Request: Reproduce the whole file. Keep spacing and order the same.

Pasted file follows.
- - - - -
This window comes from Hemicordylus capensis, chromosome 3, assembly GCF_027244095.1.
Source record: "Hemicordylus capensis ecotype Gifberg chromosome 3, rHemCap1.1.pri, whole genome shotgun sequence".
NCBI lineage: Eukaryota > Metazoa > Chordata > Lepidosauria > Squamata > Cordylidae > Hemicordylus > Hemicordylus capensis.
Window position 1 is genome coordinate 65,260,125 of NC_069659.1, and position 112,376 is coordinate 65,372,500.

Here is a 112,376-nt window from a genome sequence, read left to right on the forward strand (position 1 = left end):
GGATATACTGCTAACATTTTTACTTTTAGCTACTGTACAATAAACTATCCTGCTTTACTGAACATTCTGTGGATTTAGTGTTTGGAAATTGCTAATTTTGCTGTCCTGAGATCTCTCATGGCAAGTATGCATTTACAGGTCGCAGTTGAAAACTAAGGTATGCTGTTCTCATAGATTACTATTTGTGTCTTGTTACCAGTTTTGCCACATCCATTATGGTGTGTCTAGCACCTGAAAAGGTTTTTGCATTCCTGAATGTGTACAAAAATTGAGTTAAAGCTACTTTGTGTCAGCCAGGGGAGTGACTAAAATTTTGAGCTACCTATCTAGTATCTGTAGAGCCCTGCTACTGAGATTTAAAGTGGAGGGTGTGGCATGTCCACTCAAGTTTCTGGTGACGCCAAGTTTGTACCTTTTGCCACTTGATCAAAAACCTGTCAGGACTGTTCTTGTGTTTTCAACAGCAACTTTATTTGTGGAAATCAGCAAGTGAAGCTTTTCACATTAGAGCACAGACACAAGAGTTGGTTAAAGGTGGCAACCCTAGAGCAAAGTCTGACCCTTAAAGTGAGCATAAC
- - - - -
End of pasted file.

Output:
This window comes from Hemicordylus capensis, chromosome 3, assembly GCF_027244095.1.
Source record: "Hemicordylus capensis ecotype Gifberg chromosome 3, rHemCap1.1.pri, whole genome shotgun sequence".
NCBI lineage: Eukaryota > Metazoa > Chordata > Lepidosauria > Squamata > Cordylidae > Hemicordylus > Hemicordylus capensis.
Window position 1 is genome coordinate 65,260,125 of NC_069659.1, and position 112,376 is coordinate 65,372,500.

Here is a 112,376-nt window from a genome sequence, read left to right on the forward strand (position 1 = left end):
GGATATACTGCTAACATTTTTACTTTTAGCTACTGTACAATAAACTATCCTGCTTTACTGAACATTCTGTGGATTTAGTGTTTGGAAATTGCTAATTTTGCTGTCCTGAGATCTCTCATGGCAAGTATGCATTTACAGGTCGCAGTTGAAAACTAAGGTATGCTGTTCTCATAGATTACTATTTGTGTCTTGTTACCAGTTTTGCCACATCCATTATGGTGTGTCTAGCACCTGAAAAGGTTTTTGCATTCCTGAATGTGTACAAAAATTGAGTTAAAGCTACTTTGTGTCAGCCAGGGGAGTGACTAAAATTTTGAGCTACCTATCTAGTATCTGTAGAGCCCTGCTACTGAGATTTAAAGTGGAGGGTGTGGCATGTCCACTCAAGTTTCTGGTGACGCCAAGTTTGTACCTTTTGCCACTTGATCAAAAACCTGTCAGGACTGTTCTTGTGTTTTCAACAGCAACTTTATTTGTGGAAATCAGCAAGTGAAGCTTTTCACATTAGAGCACAGACACAAGAGTTGGTTAAAGGTGGCAACCCTAGAGCAAAGTCTGACCCTTAAAGTGAGCATAAC